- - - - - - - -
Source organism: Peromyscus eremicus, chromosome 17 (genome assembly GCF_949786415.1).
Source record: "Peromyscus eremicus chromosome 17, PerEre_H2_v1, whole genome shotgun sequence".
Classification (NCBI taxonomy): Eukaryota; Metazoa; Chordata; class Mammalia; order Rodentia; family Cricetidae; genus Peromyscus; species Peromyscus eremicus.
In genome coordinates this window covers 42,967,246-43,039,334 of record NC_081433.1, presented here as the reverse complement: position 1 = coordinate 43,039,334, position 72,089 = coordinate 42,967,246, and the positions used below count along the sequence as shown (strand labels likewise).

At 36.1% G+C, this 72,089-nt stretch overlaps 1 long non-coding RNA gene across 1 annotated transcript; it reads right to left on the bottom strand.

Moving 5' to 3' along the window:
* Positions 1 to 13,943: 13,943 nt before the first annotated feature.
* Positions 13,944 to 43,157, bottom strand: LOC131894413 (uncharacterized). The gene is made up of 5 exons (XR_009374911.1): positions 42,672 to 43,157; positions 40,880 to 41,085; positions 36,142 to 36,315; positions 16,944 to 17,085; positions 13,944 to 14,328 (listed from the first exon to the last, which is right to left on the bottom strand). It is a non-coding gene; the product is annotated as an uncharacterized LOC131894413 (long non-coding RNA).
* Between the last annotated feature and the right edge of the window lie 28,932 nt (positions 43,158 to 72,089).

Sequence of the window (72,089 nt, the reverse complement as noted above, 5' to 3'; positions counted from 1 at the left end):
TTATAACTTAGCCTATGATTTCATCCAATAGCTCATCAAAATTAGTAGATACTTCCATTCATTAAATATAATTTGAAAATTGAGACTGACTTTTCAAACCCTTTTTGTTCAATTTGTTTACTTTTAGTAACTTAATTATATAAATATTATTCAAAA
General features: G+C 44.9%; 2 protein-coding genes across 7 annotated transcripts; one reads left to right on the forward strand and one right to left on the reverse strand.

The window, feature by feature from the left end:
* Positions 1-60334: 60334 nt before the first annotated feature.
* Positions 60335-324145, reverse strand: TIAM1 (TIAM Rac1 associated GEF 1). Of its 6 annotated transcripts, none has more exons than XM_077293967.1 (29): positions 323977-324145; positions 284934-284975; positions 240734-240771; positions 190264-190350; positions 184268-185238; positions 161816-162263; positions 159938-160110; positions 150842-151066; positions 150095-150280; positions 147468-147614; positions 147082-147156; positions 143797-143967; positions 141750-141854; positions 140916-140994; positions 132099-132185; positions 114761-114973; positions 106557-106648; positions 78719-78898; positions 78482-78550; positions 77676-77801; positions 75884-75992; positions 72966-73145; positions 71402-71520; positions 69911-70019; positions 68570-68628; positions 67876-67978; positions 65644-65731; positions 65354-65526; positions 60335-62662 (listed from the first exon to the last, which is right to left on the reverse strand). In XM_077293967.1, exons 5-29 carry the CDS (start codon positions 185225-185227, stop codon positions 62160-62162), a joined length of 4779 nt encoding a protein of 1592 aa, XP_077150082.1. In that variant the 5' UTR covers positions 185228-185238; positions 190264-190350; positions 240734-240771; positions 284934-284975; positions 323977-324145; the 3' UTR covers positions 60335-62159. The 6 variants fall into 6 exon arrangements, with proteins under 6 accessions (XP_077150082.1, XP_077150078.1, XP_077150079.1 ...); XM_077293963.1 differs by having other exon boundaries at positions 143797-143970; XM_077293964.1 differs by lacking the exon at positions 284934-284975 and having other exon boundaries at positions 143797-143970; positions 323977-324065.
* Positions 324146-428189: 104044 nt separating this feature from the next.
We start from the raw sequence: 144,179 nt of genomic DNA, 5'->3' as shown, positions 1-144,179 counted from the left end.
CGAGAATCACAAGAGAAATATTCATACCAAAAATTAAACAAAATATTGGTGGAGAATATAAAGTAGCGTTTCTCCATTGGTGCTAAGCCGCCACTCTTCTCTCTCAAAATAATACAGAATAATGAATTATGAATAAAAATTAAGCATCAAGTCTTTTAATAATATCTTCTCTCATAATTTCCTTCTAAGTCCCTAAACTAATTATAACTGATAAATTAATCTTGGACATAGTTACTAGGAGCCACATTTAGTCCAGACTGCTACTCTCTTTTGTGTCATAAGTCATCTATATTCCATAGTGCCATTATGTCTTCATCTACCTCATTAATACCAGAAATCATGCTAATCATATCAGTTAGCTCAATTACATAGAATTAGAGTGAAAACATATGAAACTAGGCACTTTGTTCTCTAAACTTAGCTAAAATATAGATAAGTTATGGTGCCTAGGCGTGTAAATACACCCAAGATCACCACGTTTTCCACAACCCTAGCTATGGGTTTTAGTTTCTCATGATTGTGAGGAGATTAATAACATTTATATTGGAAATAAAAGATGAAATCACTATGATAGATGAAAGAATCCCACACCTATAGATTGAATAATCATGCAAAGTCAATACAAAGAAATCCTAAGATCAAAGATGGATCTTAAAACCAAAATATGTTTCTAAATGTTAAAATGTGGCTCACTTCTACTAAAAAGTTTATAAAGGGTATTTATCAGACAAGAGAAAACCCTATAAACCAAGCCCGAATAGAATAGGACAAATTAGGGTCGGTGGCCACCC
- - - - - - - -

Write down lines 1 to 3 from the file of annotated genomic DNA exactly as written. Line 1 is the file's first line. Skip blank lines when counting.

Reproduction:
Source organism: Peromyscus eremicus, chromosome 17 (genome assembly GCF_949786415.1).
Source record: "Peromyscus eremicus chromosome 17, PerEre_H2_v1, whole genome shotgun sequence".
Classification (NCBI taxonomy): Eukaryota; Metazoa; Chordata; class Mammalia; order Rodentia; family Cricetidae; genus Peromyscus; species Peromyscus eremicus.